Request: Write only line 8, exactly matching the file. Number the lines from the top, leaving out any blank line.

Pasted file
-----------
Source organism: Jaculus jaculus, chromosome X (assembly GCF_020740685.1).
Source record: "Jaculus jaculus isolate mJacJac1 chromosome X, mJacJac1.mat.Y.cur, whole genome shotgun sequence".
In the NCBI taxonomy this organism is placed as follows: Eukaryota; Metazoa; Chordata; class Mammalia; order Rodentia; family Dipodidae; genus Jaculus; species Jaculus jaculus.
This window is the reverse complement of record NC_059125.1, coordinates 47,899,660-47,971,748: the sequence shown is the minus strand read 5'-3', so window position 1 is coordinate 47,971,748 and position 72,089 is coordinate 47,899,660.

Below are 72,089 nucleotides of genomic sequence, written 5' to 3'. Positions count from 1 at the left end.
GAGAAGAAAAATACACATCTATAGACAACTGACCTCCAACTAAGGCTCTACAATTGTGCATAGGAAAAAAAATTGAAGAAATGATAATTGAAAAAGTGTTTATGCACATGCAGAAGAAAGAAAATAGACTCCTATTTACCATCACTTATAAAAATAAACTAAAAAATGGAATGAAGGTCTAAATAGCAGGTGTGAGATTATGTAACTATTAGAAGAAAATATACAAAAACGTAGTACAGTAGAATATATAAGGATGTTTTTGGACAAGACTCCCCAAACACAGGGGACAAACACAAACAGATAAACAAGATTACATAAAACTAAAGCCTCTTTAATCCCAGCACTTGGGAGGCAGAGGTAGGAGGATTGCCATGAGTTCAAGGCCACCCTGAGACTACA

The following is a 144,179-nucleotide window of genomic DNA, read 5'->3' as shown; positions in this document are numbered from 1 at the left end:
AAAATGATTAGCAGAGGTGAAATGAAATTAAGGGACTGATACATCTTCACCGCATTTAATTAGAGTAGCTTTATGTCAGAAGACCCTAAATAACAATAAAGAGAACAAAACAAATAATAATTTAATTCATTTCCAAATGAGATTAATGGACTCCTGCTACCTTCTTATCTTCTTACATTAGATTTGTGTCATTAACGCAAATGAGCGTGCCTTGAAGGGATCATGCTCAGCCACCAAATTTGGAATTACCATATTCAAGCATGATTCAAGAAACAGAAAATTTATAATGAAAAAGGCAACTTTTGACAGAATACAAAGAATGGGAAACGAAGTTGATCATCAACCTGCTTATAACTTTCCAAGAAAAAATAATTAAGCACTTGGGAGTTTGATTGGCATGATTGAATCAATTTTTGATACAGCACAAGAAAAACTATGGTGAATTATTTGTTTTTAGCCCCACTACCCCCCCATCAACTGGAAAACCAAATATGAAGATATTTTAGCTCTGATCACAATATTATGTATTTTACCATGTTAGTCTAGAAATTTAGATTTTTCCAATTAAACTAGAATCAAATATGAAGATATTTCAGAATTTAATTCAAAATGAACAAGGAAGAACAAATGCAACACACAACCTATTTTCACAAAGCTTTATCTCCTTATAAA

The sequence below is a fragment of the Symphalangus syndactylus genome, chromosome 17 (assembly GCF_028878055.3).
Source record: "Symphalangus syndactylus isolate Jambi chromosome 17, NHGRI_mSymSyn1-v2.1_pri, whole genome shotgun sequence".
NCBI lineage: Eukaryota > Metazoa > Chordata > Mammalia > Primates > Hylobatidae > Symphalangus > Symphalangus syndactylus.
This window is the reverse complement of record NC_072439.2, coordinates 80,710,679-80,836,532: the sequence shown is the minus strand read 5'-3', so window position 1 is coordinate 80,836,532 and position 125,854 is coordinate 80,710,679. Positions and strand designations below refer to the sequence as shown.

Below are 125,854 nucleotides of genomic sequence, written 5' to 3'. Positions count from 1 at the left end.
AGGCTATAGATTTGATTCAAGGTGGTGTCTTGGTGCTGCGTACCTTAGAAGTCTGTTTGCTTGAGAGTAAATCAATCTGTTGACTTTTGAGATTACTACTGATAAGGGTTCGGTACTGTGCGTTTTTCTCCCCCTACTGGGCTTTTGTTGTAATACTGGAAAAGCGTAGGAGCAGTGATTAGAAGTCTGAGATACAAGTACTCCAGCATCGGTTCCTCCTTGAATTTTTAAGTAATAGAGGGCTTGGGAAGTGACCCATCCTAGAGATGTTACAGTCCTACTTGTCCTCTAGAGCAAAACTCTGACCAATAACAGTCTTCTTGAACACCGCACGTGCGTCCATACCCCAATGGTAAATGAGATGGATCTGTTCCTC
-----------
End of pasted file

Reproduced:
AAAATGATTAGCAGAGGTGAAATGAAATTAAGGGACTGATACATCTTCACCGCATTTAATTAGAGTAGCTTTATGTCAGAAGACCCTAAATAACAATAAAGAGAACAAAACAAATAATAATTTAATTCATTTCCAAATGAGATTAATGGACTCCTGCTACCTTCTTATCTTCTTACATTAGATTTGTGTCATTAACGCAAATGAGCGTGCCTTGAAGGGATCATGCTCAGCCACCAAATTTGGAATTACCATATTCAAGCATGATTCAAGAAACAGAAAATTTATAATGAAAAAGGCAACTTTTGACAGAATACAAAGAATGGGAAACGAAGTTGATCATCAACCTGCTTATAACTTTCCAAGAAAAAATAATTAAGCACTTGGGAGTTTGATTGGCATGATTGAATCAATTTTTGATACAGCACAAGAAAAACTATGGTGAATTATTTGTTTTTAGCCCCACTACCCCCCCATCAACTGGAAAACCAAATATGAAGATATTTTAGCTCTGATCACAATATTATGTATTTTACCATGTTAGTCTAGAAATTTAGATTTTTCCAATTAAACTAGAATCAAATATGAAGATATTTCAGAATTTAATTCAAAATGAACAAGGAAGAACAAATGCAACACACAACCTATTTTCACAAAGCTTTATCTCCTTATAAA